This is an excerpt from EERE Network News, a weekly electronic newsletter.
Analysis: Airline Industry is Hamstrung by Rising Fuel Prices
Jet fuel prices are on their way up, and that's bad news for the airline industry, according to the Air Transport Association (ATA). The airline association notes that crude oil prices are expected to average nearly $70 per barrel this summer, and jet fuel recently hit a peak price of $2 per gallon, a significant increase over the average price of $1.45 for the first quarter of 2005. According to the ATA, airline fuel efficiency has tripled since 1971, and as of 2005 had reached 44.4 passenger miles per gallon. This increased efficiency is partly due to fuller flights, but airlines are also making efforts to cut unnecessary weight, lower cruising speeds, taxi with only one engine, and use air terminal power sources for electricity and air conditioning while on the ground. The ATA is currently pushing for changes to air traffic control rules, which it claims could save an additional hundreds of millions of gallons of jet fuel per year. See the ATA press release and a related question and answer Web page.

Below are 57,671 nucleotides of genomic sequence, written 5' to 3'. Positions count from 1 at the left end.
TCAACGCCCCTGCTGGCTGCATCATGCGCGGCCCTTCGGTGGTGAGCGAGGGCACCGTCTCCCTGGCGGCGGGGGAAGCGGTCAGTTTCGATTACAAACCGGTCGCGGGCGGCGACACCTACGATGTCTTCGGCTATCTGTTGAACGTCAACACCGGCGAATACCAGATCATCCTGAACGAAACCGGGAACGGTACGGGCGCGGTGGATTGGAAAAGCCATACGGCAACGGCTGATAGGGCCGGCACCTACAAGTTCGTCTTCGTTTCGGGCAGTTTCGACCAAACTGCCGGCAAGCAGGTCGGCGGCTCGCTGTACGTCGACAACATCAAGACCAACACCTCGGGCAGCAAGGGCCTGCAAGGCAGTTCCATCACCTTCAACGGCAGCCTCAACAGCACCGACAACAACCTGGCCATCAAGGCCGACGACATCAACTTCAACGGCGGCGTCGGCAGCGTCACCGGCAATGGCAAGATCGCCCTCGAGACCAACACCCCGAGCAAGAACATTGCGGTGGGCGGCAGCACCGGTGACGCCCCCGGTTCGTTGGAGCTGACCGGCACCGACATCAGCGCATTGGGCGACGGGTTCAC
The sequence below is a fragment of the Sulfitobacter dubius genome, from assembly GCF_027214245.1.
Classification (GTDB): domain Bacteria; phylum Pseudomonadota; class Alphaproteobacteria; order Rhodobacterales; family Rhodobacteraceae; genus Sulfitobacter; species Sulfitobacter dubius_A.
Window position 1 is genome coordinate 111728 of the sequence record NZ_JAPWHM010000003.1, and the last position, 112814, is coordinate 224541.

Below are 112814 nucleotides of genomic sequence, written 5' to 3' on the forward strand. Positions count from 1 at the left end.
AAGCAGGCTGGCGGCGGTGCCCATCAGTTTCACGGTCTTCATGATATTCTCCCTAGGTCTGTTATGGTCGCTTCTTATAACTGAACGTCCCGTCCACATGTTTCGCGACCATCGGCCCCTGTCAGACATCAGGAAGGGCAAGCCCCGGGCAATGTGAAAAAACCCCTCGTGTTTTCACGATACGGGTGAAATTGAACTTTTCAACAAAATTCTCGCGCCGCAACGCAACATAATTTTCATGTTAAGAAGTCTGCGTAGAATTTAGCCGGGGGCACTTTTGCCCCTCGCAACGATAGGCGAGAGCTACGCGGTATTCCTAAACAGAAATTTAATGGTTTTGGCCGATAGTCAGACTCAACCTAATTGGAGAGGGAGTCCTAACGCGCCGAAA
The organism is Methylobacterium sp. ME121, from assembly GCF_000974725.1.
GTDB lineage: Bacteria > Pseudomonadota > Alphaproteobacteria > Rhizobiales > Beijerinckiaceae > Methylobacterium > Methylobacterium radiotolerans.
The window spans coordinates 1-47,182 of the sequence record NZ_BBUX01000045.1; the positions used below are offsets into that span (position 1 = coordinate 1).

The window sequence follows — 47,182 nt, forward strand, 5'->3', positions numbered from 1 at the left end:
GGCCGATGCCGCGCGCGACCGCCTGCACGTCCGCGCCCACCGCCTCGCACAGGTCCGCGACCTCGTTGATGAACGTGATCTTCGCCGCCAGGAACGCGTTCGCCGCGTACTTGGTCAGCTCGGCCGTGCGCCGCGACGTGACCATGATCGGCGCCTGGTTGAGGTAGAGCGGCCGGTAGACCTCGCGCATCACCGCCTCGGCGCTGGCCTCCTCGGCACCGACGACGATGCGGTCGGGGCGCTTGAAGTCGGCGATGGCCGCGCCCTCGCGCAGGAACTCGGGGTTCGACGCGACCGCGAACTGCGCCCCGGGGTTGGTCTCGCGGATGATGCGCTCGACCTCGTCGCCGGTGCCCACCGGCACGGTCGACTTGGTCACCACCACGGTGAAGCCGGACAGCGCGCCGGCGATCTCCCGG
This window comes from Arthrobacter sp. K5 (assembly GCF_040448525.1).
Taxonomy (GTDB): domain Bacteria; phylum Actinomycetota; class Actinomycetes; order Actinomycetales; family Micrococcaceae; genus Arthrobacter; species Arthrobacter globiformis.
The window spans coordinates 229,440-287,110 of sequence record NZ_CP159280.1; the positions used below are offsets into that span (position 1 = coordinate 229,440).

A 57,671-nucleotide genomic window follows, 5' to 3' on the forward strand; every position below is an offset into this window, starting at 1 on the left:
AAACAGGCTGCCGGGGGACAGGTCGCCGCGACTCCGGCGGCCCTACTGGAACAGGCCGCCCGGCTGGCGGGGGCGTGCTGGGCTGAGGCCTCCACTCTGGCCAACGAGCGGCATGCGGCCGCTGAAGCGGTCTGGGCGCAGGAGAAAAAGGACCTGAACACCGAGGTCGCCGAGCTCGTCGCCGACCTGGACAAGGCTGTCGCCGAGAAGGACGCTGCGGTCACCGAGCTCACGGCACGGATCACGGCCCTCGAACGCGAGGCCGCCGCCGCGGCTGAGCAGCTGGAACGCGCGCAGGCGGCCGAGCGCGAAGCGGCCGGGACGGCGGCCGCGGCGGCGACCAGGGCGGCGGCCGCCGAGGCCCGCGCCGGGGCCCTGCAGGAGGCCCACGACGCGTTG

Of course, if you skip the flight and choose to drive instead, you'll also be dealing with higher fuel costs. According to the Fuel Gauge Report from the American Automobile Association, the average U.S. price for mid-octane unleaded gasoline is quickly approaching $3 per gallon. Like jet fuel, gasoline prices are going up as crude oil futures are hitting $70 per barrel. See the Fuel Gage Report for the latest gasoline prices, and for the latest futures price for crude oil, see the New York Mercantile Exchange Web site.